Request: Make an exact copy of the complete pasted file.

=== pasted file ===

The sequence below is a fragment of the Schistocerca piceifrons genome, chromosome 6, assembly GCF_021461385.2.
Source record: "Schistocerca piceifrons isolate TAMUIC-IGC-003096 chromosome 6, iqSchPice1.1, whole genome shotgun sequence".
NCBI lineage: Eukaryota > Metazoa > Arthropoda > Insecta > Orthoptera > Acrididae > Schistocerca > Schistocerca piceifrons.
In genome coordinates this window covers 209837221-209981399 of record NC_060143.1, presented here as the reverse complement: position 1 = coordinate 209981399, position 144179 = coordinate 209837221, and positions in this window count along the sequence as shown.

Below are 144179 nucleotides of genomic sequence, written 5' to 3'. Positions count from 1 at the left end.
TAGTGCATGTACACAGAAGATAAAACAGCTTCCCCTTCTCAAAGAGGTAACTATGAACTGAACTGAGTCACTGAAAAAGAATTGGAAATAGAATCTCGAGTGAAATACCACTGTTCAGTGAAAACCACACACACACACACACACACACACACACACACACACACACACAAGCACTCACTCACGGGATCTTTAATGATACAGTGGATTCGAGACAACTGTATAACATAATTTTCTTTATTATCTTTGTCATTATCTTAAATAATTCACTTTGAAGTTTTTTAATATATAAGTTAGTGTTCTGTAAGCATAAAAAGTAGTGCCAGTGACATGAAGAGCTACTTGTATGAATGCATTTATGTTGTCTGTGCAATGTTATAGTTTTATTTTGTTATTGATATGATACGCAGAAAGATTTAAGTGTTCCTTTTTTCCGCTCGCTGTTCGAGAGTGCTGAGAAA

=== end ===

The sequence below is a fragment of the Schistocerca piceifrons genome, chromosome 6, assembly GCF_021461385.2.
Source record: "Schistocerca piceifrons isolate TAMUIC-IGC-003096 chromosome 6, iqSchPice1.1, whole genome shotgun sequence".
NCBI lineage: Eukaryota > Metazoa > Arthropoda > Insecta > Orthoptera > Acrididae > Schistocerca > Schistocerca piceifrons.
In genome coordinates this window covers 209837221-209981399 of record NC_060143.1, presented here as the reverse complement: position 1 = coordinate 209981399, position 144179 = coordinate 209837221, and positions in this window count along the sequence as shown.

Below are 144179 nucleotides of genomic sequence, written 5' to 3'. Positions count from 1 at the left end.
TAGTGCATGTACACAGAAGATAAAACAGCTTCCCCTTCTCAAAGAGGTAACTATGAACTGAACTGAGTCACTGAAAAAGAATTGGAAATAGAATCTCGAGTGAAATACCACTGTTCAGTGAAAACCACACACACACACACACACACACACACACACACACACACACACAAGCACTCACTCACGGGATCTTTAATGATACAGTGGATTCGAGACAACTGTATAACATAATTTTCTTTATTATCTTTGTCATTATCTTAAATAATTCACTTTGAAGTTTTTTAATATATAAGTTAGTGTTCTGTAAGCATAAAAAGTAGTGCCAGTGACATGAAGAGCTACTTGTATGAATGCATTTATGTTGTCTGTGCAATGTTATAGTTTTATTTTGTTATTGATATGATACGCAGAAAGATTTAAGTGTTCCTTTTTTCCGCTCGCTGTTCGAGAGTGCTGAGAAA